It takes some time to get into it, but its very much worth it! It will save you a lot of money and you will learn a lot, and if something goes wrong, you'll be able to fix it yourself.
 

The White Stig

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is there any good guide that can start me off?
 

monkeymax

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I would tend to agree with what others have said - you'll get a better computer building it yourself so it's good you're going that route. But definitely research as much as you can beforehand to make sure that everything is compatible.
But they're easy to build and it's more fun. Plus you know what's in there - particularly useful if something does go wrong/you want to upgrade something.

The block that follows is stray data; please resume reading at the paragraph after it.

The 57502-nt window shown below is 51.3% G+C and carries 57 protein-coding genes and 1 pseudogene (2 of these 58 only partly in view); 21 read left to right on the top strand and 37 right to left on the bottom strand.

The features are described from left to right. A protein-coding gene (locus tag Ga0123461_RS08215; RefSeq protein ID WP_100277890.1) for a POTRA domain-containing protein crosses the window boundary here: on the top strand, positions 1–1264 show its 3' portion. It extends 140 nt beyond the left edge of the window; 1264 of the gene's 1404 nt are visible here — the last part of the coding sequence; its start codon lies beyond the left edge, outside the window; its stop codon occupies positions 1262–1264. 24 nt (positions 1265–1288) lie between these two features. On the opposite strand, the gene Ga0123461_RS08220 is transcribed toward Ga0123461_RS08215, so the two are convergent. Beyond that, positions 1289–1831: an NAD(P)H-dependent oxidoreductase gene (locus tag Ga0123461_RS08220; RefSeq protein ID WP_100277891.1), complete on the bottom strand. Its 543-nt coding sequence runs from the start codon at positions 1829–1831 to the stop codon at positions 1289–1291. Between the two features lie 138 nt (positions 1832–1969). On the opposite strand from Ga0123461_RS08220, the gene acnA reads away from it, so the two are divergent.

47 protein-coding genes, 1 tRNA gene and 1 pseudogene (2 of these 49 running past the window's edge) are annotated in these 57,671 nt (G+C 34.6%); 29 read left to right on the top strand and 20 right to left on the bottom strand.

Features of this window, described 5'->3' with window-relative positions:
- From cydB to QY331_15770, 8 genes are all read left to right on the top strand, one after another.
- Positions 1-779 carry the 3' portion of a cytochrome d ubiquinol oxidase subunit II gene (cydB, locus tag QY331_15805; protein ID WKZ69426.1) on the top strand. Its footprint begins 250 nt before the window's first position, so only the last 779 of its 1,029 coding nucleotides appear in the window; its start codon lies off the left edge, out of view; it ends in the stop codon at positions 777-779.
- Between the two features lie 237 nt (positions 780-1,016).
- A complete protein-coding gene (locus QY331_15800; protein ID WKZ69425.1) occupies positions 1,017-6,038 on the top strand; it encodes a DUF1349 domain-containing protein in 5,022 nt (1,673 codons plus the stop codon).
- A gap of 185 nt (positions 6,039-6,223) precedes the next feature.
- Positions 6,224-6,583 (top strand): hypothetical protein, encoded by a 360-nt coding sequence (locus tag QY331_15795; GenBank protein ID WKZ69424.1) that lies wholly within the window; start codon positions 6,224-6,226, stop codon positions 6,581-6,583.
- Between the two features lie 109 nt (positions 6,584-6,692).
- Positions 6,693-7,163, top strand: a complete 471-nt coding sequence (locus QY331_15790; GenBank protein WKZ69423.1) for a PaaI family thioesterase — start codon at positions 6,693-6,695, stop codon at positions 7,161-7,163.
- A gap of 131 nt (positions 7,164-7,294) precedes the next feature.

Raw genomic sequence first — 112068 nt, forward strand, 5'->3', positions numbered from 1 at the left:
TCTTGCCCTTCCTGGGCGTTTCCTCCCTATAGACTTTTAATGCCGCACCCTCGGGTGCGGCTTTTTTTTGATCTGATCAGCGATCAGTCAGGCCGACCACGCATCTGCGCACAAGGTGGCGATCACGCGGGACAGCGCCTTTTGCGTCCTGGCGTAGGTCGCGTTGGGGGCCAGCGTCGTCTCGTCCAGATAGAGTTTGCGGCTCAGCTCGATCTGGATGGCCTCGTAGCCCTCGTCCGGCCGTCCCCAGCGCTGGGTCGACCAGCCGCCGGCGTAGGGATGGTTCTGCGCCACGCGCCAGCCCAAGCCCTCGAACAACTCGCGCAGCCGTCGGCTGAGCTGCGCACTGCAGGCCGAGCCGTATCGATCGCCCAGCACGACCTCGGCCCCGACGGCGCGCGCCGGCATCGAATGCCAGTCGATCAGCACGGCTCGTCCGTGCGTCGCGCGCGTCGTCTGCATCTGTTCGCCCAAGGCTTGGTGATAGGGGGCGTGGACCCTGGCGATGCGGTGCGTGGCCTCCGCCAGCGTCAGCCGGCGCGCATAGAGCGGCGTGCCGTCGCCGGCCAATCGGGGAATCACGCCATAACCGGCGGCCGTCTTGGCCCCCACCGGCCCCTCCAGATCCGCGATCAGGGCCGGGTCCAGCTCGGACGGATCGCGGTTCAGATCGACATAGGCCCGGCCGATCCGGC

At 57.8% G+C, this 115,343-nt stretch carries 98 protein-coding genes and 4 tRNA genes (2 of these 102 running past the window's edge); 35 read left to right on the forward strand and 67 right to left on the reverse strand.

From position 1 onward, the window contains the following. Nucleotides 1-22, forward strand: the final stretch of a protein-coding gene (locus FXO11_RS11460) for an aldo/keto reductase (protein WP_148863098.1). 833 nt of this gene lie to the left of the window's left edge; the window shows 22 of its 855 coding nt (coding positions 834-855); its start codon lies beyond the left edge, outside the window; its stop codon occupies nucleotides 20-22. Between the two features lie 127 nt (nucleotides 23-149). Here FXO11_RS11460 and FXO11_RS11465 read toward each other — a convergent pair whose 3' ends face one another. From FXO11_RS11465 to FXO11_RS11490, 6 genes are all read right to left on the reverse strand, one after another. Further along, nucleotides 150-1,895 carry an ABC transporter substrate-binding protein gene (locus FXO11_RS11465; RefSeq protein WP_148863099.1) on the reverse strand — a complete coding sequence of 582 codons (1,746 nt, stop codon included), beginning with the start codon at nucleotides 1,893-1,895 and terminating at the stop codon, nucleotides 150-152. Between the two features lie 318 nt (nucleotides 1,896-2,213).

As for not wearing wrist straps. I suppose you can run the risk of not shorting anything out by just touching a radiator. I used to. But about a year ago I started a job where I was basically working in a clean room lab. We were not allowed to work without grounding wrist straps and risked our jobs if we did try handling a board without one.
I now always wear my strap, and frankly given that you can now get a fairly good one for only a few pounds (here in the UK) with a long leash, there's no reason not to! At least this way you're running much much less risk of ruining something, and frankly I now think that anyone handling hundreds (if not thousands) of pounds worth of equipment who doesn't want to spend the few pounds on something that helps protect that equipment is being just a bit silly...

Just my 2p worth.
 

Buba

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Yup, never force too much. The only place where you sometimes need quite a lot of force is to attach the cooler on the cpu.

I wanted to reply just that!!! Especially with the Intel boxed cooler for the 775...
I bended the mobo slightly. Was pretty worried about that, until I read on tomshardware.de somewhere that it happend to them as well at some point ;-)